Timed Asynchronous Reactive Objects in Distributed Systems: TARO - verkefni lokið

Fréttatilkynning verkefnisstjóra


In the Rannis project, TARO (Timed Asynchronous Reactive Objects in Distributed Systems), we developed a model-driven methodology in which the designer can build an abstract model where each component is a reactive object communicating through non-blocking asynchronous messages.

The structure of the model can very well represent service oriented architectures while the computational model matches the network infrastructure and hence the model captures the real behavior of the system in a distributed and asynchronous world. We defined Timed Rebeca as the modeling language and TeProp as the property language. The property specification language is an event-based user-friendly language.

Heiti verkefnis: Timed Asynchronous Reactive Objects in Distributed Systems: TARO
Verkefnisstjóri: Marjan Sirjani, Háskólanum í Reykjavík
Tegund styrks: Verkefnisstyrkur
Styrkár: 2011-2013
Fjárhæð styrks: 19,4 millj. kr. alls
Tilvísunarnúmer Rannís: 110020

We provided tool support for analysis, which can help in improving the settings of different parameters in local computations and scheduling policies within each component (for handling the arrived events and required tasks and providing the requested services), as well as the network configuration and parameters.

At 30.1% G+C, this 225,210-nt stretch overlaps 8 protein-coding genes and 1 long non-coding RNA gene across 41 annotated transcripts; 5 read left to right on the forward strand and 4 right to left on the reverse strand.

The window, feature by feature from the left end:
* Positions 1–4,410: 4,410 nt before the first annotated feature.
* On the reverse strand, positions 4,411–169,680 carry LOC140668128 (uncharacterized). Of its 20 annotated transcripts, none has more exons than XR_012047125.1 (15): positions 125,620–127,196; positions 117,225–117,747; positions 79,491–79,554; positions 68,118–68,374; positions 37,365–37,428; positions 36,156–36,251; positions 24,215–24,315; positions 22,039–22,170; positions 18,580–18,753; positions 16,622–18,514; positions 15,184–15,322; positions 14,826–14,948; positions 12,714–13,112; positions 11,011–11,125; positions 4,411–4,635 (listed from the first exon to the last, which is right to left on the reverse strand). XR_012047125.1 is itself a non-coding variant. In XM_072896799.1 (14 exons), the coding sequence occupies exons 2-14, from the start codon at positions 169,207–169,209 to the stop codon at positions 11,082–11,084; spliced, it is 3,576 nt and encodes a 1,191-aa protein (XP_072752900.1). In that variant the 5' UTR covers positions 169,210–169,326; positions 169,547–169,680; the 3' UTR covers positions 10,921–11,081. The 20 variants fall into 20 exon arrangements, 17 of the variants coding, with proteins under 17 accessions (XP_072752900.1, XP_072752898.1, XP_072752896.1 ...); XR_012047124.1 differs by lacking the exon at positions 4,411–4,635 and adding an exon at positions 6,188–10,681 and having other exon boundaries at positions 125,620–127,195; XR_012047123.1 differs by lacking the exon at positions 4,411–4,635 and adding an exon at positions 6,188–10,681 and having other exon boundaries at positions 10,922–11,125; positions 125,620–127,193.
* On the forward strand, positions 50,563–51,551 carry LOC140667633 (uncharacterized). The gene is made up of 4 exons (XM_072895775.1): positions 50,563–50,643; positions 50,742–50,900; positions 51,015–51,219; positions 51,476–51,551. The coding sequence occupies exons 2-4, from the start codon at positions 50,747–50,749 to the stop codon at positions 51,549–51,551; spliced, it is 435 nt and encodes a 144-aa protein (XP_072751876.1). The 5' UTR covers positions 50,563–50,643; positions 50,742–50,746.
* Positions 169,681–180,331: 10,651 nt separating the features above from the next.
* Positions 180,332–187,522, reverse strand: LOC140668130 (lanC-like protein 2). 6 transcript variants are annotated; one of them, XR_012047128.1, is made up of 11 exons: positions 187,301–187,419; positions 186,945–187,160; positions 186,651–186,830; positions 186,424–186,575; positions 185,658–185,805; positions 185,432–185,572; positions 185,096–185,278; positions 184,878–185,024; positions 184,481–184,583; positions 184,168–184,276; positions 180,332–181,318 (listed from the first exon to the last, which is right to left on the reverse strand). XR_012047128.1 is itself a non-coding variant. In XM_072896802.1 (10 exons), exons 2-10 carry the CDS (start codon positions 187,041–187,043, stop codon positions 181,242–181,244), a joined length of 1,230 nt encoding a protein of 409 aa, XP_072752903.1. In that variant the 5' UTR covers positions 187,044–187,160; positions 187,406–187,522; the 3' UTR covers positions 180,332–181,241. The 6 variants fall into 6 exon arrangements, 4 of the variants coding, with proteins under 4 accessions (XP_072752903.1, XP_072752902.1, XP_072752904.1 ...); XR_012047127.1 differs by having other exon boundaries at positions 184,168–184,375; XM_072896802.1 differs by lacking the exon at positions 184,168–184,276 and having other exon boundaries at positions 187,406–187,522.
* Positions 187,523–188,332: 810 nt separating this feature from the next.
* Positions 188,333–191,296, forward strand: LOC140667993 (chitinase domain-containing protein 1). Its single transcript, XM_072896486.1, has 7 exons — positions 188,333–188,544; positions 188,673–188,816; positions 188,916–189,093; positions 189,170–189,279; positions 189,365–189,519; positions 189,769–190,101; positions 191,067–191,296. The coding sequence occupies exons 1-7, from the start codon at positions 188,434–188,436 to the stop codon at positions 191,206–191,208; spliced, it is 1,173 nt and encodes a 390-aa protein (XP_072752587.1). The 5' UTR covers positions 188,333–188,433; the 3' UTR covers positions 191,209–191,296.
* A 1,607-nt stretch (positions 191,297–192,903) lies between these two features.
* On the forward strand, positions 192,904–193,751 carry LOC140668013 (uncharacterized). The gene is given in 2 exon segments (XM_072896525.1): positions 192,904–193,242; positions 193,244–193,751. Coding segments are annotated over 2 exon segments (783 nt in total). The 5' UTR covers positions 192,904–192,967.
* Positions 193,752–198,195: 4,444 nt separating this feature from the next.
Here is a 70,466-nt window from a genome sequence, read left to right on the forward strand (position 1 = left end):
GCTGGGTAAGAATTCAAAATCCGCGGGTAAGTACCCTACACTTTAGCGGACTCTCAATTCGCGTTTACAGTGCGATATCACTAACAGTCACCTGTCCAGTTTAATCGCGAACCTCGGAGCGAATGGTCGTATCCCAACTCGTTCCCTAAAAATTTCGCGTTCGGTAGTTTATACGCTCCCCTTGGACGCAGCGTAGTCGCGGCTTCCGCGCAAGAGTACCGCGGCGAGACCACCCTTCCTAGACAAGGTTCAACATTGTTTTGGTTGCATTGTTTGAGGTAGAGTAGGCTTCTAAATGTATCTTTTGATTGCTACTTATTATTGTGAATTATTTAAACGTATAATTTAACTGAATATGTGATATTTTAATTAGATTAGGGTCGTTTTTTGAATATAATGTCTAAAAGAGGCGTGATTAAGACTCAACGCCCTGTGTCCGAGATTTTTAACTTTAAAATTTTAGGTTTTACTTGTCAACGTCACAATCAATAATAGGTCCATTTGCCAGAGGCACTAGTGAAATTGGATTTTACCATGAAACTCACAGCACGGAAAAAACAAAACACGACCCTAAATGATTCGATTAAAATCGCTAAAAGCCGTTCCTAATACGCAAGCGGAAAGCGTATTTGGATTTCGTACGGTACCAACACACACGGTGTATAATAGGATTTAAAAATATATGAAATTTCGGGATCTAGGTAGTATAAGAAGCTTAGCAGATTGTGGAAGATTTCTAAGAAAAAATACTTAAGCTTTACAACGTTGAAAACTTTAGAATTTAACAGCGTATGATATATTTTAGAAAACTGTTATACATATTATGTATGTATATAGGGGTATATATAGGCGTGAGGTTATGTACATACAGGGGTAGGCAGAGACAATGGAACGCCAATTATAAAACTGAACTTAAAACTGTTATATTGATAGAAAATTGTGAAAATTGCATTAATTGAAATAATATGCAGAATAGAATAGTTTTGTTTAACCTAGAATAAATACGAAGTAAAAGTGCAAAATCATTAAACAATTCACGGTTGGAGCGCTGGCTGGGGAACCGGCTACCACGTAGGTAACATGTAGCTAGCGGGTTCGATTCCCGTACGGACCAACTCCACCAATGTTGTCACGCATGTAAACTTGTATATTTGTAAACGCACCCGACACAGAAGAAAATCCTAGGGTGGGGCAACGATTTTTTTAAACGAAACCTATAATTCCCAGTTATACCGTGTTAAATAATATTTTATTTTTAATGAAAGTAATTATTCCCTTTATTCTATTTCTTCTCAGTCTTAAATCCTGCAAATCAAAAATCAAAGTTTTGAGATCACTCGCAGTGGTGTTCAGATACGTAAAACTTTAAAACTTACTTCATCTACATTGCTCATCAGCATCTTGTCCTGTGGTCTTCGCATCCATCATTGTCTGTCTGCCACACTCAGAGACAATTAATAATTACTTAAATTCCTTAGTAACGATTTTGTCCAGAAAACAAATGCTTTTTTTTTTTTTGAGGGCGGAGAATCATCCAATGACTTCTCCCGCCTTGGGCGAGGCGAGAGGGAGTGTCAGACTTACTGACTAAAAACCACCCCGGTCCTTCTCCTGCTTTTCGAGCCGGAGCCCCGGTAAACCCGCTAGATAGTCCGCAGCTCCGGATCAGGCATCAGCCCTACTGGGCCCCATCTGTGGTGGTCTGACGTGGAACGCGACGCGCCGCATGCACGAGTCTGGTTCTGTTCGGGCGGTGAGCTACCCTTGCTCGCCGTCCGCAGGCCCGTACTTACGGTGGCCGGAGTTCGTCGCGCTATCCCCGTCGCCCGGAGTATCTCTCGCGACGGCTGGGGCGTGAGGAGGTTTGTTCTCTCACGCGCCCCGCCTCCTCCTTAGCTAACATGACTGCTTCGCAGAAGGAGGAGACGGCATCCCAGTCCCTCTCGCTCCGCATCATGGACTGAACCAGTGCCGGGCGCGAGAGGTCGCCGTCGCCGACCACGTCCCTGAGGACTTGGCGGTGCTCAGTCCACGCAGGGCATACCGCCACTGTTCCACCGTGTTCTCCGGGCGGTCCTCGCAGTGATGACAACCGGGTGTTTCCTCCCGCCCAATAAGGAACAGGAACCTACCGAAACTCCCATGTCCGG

We applied our methodology on various medium-size examples and real-world case studies that can be found on Rebeca Homepage (http://www.rebeca-lang.org/wiki/pmwiki.php/Examples/Examples). The NoC (Network on Chip) case study is a real-world case study where we showed how to do formal verification and performance evaluation using our methodology. We analyzed different routing algorithms and scheduling policies in NoC designs. Another example is schedulability analysis of distributed real-time sensor network applications, more specifically a real-time continuous sensing application for structural health monitoring. An ongoing project is on evaluating different dispatching policies in clouds where we have priorities and deadlines in Mapreduce clusters.

Two PhD students are funded by TARO, and five Master Theses at Reykjavik University are done using TARO´s support. Moreover, two Master Theses are done on related subjects at University of Tehran.

The list of publications is available in this report, as well as on the Rebeca homepage (http://www.rebeca-lang.org/wiki/pmwiki.php/Rebeca/Publications). All the software tools are available at http://www.rebeca-lang.org/wiki/pmwiki.php/Rebeca/Tools.

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